All previously known heat-fusible material spray guns and spraying methods have been further subject to the limitation that metal coatings produced by them are non-homogeneous and porous to the extent of being pervious, so that where homogeneous and impervious coatings are required, a subsequent heating and fusing step is necessary. Such subsequent heating and fusing operation has many undesirable aspects. The same limits the thickness of the coatings to thicknesses which will not run or drip upon subsequent heating and must be performed at the fusing temperature of the metal coating, which in many cases is sufliciently high to warp, scale or otherwise damage the coated object. Such subsequent fusing step must be carried out at the melting temperature of the coating and hence subjects the coating and coated object to a relatively high temperature, which frequently results in excessive shrinking and cracking of the fused coating upon cooling.

It is the object of this invention to overcome these and other hitherto existing limitations of presently known heat-fusible powder spraying methods and apparatus.

It is a further object of this invention to provide a method and apparatus for spraying heat-fusible, powdered 2,961,335 Patented Nov. 22, 1960 "ice materials having a wide range of melting points with a high deposit efliciency.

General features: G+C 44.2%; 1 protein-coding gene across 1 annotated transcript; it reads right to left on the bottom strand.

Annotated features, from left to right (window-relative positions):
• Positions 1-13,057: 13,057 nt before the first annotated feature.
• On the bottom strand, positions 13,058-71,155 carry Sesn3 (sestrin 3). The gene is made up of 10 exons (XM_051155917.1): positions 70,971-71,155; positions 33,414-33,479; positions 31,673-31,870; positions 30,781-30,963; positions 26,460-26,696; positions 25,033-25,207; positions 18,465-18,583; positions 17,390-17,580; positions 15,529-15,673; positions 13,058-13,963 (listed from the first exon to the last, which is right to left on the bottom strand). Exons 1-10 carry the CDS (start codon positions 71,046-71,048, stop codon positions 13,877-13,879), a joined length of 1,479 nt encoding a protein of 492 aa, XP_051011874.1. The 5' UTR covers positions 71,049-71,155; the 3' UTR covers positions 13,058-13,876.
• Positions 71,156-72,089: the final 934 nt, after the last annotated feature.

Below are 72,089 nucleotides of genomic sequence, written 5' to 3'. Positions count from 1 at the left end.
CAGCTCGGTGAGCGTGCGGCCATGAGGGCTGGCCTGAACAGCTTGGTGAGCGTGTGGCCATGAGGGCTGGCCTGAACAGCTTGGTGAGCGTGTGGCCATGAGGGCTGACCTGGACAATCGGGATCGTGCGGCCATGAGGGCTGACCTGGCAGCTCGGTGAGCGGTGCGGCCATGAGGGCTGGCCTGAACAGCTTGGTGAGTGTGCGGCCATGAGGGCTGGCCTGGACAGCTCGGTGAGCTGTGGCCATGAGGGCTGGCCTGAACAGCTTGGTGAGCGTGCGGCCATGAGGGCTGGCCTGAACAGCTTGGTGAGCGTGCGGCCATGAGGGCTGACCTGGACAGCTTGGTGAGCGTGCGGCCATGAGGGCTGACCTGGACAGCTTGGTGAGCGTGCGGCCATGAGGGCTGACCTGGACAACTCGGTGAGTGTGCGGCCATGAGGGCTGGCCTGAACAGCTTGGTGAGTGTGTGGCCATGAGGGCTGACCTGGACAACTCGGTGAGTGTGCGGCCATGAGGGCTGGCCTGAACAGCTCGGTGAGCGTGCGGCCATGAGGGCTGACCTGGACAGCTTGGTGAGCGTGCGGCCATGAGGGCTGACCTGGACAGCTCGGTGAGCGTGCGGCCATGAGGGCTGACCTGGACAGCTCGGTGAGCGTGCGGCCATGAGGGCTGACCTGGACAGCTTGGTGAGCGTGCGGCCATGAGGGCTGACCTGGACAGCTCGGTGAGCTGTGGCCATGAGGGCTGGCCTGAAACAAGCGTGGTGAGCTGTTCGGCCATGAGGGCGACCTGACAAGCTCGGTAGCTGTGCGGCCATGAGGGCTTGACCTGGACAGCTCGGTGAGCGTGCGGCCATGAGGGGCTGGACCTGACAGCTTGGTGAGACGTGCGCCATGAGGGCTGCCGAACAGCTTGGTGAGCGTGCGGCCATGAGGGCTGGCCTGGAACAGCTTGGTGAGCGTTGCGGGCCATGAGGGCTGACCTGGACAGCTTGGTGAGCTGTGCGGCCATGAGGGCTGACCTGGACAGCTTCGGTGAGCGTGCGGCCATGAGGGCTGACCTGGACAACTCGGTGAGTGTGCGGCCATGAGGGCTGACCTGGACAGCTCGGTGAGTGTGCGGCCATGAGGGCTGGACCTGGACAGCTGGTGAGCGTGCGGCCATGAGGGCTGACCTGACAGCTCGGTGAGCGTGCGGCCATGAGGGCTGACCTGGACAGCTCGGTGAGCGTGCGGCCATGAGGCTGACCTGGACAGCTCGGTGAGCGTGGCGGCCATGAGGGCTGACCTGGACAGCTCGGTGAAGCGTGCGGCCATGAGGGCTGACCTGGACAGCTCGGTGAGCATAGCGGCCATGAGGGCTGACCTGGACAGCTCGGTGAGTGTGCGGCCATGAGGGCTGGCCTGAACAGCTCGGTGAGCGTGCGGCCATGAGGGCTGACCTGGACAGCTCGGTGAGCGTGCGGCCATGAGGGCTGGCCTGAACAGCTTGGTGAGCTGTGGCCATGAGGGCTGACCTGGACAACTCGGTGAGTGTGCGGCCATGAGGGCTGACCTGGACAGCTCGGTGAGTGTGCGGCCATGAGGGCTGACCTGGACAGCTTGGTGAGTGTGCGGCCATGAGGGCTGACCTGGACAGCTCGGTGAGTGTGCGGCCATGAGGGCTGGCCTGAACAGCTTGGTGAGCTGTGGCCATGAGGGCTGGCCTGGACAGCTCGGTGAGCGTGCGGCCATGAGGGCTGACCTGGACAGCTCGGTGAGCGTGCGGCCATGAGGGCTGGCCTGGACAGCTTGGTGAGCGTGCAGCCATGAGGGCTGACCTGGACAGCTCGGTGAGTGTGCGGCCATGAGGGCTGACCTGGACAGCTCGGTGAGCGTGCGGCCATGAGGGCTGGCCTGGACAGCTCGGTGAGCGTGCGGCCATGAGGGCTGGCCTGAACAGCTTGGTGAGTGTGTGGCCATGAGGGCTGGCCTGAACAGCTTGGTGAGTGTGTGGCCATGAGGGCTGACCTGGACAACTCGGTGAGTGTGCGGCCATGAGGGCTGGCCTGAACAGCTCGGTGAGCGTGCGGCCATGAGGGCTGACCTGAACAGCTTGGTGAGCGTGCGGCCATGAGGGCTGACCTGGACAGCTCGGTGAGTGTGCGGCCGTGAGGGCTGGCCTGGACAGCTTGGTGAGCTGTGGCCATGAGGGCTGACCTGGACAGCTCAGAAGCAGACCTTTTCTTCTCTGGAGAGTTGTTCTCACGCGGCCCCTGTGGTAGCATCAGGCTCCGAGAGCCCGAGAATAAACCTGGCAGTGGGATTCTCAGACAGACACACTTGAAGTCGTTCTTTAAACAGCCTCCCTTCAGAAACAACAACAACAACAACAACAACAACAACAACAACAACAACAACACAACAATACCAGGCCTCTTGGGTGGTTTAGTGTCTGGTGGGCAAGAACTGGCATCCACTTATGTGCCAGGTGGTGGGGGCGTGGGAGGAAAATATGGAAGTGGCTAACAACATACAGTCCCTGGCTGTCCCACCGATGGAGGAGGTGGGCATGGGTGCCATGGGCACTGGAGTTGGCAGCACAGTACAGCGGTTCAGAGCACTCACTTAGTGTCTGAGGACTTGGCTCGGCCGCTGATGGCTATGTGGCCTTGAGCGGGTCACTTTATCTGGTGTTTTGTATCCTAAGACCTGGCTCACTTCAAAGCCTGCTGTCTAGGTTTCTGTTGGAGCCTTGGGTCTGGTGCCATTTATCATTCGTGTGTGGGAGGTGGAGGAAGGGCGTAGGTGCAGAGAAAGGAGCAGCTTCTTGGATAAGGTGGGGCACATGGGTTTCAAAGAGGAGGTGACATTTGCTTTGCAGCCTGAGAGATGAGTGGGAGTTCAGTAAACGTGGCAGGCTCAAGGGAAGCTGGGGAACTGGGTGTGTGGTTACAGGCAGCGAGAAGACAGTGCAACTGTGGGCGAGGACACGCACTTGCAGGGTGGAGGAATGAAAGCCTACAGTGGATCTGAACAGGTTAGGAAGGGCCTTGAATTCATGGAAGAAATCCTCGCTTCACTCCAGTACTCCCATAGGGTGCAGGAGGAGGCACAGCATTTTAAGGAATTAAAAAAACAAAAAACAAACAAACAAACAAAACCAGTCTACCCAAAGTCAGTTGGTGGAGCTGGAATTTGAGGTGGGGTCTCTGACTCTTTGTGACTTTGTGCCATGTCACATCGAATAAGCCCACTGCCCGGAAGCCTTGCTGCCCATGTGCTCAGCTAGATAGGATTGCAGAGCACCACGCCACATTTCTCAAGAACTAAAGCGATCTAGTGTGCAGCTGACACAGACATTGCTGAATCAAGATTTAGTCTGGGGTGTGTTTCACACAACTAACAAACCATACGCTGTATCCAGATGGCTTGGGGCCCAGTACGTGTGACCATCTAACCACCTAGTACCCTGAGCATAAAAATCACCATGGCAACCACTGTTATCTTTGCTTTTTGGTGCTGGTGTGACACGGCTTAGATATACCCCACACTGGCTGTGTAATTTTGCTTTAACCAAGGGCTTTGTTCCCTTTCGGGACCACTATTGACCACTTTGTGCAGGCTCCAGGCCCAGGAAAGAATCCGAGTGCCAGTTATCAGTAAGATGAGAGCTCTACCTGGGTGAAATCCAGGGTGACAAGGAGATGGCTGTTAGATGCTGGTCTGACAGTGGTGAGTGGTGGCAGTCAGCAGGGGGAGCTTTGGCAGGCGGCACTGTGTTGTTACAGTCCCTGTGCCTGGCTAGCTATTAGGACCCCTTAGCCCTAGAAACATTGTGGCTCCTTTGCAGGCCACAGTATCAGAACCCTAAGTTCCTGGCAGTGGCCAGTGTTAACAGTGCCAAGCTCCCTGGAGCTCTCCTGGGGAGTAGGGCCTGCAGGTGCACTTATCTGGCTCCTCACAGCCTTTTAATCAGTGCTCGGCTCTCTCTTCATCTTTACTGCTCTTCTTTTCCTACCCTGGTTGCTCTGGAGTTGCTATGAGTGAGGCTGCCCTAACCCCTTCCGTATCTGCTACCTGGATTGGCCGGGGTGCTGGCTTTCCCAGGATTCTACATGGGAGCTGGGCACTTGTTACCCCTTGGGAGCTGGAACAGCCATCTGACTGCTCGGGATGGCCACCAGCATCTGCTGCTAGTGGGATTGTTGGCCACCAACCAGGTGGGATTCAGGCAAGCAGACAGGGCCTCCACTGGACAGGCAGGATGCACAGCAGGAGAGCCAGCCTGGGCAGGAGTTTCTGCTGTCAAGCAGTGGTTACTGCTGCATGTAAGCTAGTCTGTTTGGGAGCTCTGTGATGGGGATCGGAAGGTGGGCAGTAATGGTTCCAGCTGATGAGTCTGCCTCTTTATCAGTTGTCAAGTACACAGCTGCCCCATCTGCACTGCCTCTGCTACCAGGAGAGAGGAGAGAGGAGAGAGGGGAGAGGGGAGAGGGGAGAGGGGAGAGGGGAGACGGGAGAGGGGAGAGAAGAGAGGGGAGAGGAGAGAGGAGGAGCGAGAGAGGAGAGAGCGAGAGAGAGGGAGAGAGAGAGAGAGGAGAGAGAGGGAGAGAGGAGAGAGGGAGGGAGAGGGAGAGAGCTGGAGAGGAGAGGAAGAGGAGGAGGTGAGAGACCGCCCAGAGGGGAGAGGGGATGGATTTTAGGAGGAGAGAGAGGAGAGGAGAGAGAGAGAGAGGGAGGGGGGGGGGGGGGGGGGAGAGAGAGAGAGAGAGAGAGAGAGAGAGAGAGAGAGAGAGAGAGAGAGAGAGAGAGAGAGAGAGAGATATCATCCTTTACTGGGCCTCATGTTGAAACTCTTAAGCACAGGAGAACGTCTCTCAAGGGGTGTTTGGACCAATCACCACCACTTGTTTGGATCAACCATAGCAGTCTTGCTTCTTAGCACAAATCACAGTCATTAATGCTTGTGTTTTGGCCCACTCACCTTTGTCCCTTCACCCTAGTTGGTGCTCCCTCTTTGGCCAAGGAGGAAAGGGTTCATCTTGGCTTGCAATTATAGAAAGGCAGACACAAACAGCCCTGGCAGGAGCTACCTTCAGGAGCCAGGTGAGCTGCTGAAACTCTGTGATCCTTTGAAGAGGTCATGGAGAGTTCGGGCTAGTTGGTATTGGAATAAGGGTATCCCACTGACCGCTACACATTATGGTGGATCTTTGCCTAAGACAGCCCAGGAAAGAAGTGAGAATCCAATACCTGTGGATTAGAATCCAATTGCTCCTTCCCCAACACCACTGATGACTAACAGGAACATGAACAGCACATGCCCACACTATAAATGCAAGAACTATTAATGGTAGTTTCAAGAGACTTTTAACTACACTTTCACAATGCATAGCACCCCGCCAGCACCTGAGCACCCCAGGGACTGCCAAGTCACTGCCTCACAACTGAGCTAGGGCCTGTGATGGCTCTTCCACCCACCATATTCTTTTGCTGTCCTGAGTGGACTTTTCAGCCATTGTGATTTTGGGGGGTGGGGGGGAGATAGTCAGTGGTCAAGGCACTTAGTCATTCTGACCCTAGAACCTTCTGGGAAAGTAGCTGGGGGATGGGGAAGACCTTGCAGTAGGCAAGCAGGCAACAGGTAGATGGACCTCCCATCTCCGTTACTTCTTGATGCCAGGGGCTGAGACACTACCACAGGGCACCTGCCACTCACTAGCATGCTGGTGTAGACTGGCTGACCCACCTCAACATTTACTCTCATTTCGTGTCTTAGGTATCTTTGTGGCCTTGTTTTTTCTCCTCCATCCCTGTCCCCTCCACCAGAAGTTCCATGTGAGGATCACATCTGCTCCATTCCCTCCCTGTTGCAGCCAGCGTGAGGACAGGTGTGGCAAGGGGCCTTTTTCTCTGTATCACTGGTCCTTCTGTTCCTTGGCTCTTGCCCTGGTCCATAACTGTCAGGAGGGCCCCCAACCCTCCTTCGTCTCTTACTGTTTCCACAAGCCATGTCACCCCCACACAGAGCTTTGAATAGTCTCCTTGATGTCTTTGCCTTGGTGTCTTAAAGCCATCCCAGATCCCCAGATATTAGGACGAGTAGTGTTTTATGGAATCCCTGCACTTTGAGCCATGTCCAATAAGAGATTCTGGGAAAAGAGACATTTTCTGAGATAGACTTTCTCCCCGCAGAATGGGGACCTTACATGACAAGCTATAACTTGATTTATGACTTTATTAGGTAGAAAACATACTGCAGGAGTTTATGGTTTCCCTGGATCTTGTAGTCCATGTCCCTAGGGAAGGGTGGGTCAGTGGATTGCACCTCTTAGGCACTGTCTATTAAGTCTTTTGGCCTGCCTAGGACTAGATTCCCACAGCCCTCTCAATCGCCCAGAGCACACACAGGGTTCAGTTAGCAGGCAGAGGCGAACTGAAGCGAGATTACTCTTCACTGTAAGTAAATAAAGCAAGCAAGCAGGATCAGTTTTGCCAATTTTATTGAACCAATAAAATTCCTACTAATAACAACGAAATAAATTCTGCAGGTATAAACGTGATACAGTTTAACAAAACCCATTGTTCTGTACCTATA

It is a further object of this invention to provide a method and apparatus for spraying heat-fusible, powdered materials of extremely high melting points, such as molybdenum, alumina and zirconia.

It is a still further object of this invention to provide a novel method and apparatus for producing impervious coatings equivalent to fused coatings from heat-fusible, powdered metals.

These and still further objects will be more fully under stood from the following description:

The method and construction in accordance with this invention, which will be hereinafter more fully set forth,

utilizes for the first time a new principle whereby the particles of powdered material to be sprayed are delayed in their passage through the heating zone, making possible a substantially higher rate of heat transfer between the hot gases in the heating zone and the particle. A heat exchange between a gas and a solid object is a function not only of the time of exposure of the object to the gas, but also of the relative velocity between the gas and object. It is important to understand with respect to the method and apparatus of the instant invention that the aforesaid delay of the particle in the heating zone is carried out in such a manner that not only is the time of the heating prolonged, but also so that the relative velocity between the hot gases of the heating zone and the particle of heat-fusible powder is substantially increased in such a manner that a total heat exchange of a materially higher order is produced.